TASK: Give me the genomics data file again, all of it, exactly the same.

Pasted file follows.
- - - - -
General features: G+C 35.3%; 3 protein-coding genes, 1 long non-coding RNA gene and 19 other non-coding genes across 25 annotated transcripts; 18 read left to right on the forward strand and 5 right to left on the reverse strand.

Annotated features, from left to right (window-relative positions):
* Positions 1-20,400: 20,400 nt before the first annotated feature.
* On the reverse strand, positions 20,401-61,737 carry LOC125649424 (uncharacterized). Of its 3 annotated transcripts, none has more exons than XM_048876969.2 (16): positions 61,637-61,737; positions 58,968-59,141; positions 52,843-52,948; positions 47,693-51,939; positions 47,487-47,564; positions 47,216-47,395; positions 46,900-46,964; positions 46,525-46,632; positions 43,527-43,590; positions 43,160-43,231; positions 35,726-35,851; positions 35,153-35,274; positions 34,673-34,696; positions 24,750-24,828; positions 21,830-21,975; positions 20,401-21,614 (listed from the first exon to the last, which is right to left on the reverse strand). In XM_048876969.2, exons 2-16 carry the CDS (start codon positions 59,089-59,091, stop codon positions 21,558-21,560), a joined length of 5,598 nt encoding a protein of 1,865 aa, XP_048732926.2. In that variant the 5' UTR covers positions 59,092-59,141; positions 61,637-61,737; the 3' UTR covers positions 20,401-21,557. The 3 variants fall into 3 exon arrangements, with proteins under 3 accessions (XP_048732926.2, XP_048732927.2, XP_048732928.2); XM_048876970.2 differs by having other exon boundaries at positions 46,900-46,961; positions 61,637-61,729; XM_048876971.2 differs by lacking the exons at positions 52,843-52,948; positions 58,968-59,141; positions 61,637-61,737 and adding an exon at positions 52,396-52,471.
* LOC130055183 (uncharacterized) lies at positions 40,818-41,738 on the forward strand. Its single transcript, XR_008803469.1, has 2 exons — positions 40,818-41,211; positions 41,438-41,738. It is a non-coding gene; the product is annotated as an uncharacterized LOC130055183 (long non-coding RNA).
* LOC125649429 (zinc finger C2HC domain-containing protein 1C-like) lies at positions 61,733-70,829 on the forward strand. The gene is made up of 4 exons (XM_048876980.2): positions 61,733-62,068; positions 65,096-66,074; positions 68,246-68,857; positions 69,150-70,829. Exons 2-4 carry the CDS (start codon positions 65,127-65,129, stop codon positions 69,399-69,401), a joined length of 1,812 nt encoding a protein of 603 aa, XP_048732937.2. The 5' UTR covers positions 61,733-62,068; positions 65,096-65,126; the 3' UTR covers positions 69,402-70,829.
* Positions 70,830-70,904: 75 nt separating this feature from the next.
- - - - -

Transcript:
General features: G+C 35.3%; 3 protein-coding genes, 1 long non-coding RNA gene and 19 other non-coding genes across 25 annotated transcripts; 18 read left to right on the forward strand and 5 right to left on the reverse strand.

Annotated features, from left to right (window-relative positions):
* Positions 1-20,400: 20,400 nt before the first annotated feature.
* On the reverse strand, positions 20,401-61,737 carry LOC125649424 (uncharacterized). Of its 3 annotated transcripts, none has more exons than XM_048876969.2 (16): positions 61,637-61,737; positions 58,968-59,141; positions 52,843-52,948; positions 47,693-51,939; positions 47,487-47,564; positions 47,216-47,395; positions 46,900-46,964; positions 46,525-46,632; positions 43,527-43,590; positions 43,160-43,231; positions 35,726-35,851; positions 35,153-35,274; positions 34,673-34,696; positions 24,750-24,828; positions 21,830-21,975; positions 20,401-21,614 (listed from the first exon to the last, which is right to left on the reverse strand). In XM_048876969.2, exons 2-16 carry the CDS (start codon positions 59,089-59,091, stop codon positions 21,558-21,560), a joined length of 5,598 nt encoding a protein of 1,865 aa, XP_048732926.2. In that variant the 5' UTR covers positions 59,092-59,141; positions 61,637-61,737; the 3' UTR covers positions 20,401-21,557. The 3 variants fall into 3 exon arrangements, with proteins under 3 accessions (XP_048732926.2, XP_048732927.2, XP_048732928.2); XM_048876970.2 differs by having other exon boundaries at positions 46,900-46,961; positions 61,637-61,729; XM_048876971.2 differs by lacking the exons at positions 52,843-52,948; positions 58,968-59,141; positions 61,637-61,737 and adding an exon at positions 52,396-52,471.
* LOC130055183 (uncharacterized) lies at positions 40,818-41,738 on the forward strand. Its single transcript, XR_008803469.1, has 2 exons — positions 40,818-41,211; positions 41,438-41,738. It is a non-coding gene; the product is annotated as an uncharacterized LOC130055183 (long non-coding RNA).
* LOC125649429 (zinc finger C2HC domain-containing protein 1C-like) lies at positions 61,733-70,829 on the forward strand. The gene is made up of 4 exons (XM_048876980.2): positions 61,733-62,068; positions 65,096-66,074; positions 68,246-68,857; positions 69,150-70,829. Exons 2-4 carry the CDS (start codon positions 65,127-65,129, stop codon positions 69,399-69,401), a joined length of 1,812 nt encoding a protein of 603 aa, XP_048732937.2. The 5' UTR covers positions 61,733-62,068; positions 65,096-65,126; the 3' UTR covers positions 69,402-70,829.
* Positions 70,830-70,904: 75 nt separating this feature from the next.